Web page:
On December 15, 2015, the European Parliament approved the EU trademark reform package, including EU Trademark Regulation amending CTM Regulation (Regulation (EU) No. 2015/2424) and the new Trademark Directive (Directive (EU) No. 2015/2436).
EU Trademark Regulation shall enter into force (in part) very soon, next March 23, 2016.
Let’s see the 5 top changes to be aware of.
What’s in a name?
“Community trade mark” will be renamed “European Union trade mark”, while “OHIM” will be known as “European Union Intellectual Property Office” (“EUIPO”…. a bit difficult to pronounce!).
The new terminology is the consequence of the entry into force of the Lisbon Treaty and will better reflect the work carried out by OHIM on trade marks and designs.
Further to IP Translator decision (commented here), the Regulation provides that class headings of the Nice Classification may be used to identify the goods and services for which the protection of the trade mark is sought, provided that they are clear and precise.
The use of general terms, including the general indications of the class headings of the Nice Classification, shall be interpreted as including all the goods or services clearly covered by the literal meaning of the indication or term.
As a consequence, all EUTMs, filed before June 22, 2012 covering all terms of a class heading in a specific class will have their scope of protection reduced to the literal meaning of those terms. However, proprietors of EUTMs applied for before 22 June 2012 which are registered in respect of the entire heading of a Nice class may declare that their intention on the date of filing had been to seek protection in respect of goods or services beyond those covered by the literal meaning of the heading of that class, by filing a declaration at the Office by 24 September 2016.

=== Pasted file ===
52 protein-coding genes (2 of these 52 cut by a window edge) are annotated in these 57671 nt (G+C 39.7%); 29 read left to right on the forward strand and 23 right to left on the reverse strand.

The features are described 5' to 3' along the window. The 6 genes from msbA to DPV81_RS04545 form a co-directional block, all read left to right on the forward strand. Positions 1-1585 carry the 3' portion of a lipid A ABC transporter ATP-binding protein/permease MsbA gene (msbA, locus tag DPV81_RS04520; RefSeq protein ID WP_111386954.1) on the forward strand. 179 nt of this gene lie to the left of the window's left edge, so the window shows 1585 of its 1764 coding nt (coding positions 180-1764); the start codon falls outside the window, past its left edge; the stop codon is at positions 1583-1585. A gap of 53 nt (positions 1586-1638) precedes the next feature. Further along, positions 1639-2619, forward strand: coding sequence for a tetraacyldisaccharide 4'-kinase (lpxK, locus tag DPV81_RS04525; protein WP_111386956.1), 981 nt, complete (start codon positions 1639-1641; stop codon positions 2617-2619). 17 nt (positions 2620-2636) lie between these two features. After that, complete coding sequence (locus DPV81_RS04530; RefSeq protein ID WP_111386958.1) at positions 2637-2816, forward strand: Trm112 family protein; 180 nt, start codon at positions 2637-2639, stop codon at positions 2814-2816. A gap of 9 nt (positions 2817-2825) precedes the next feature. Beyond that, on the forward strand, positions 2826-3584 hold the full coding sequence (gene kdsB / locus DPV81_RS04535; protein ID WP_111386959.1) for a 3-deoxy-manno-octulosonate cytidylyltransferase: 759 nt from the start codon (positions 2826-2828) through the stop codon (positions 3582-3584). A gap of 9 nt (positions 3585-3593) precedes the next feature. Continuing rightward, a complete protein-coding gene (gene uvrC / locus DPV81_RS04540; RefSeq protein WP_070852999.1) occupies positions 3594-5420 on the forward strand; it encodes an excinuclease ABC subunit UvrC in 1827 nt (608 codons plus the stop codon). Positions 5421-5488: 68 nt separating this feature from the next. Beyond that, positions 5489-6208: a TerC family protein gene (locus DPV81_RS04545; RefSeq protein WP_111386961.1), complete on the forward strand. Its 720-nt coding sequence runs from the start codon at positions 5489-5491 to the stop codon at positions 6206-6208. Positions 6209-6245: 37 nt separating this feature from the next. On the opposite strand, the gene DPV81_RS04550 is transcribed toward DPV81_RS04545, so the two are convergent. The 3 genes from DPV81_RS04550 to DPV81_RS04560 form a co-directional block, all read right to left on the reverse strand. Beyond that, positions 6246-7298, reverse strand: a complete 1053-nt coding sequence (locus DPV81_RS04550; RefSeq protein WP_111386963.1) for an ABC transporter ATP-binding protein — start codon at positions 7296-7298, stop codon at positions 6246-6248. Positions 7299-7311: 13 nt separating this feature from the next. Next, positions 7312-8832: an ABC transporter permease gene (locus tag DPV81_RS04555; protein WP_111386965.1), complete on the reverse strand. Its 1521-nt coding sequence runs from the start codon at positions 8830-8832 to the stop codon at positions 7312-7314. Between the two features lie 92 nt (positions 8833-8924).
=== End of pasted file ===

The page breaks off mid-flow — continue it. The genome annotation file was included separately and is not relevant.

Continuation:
Goods in transit
The new Regulation will allow trademark owners to prevent all third parties from bringing goods into the EU on account of possible infringement of a EUTM, even if those goods are merely in transit, unless the holder of the goods provide evidence that the proprietor of the EU trade mark is not entitled to prohibit the placing of the goods on the market in the country of final destination.
The requirement of graphical representation will be replaced by the requirement that a trademark will have to be represented in a manner that is clear and precise, which opens the door for non-traditional signs such as smell, sounds and tastes. This provision shall apply from 1 October 2017.
In addition to collective marks, the new Regulation introduces the possibility to lodge an application for a EU Certification mark. A certification mark serves to certify that a good or a service complies with certain standards related to its origin, the material used, the manufacturing process or the quality (e.g. “Woolmark”, “Vero cuoio”). This possibility was already granted by some Member States at national levels, now it will be available also at EU level starting from 1 October 2017.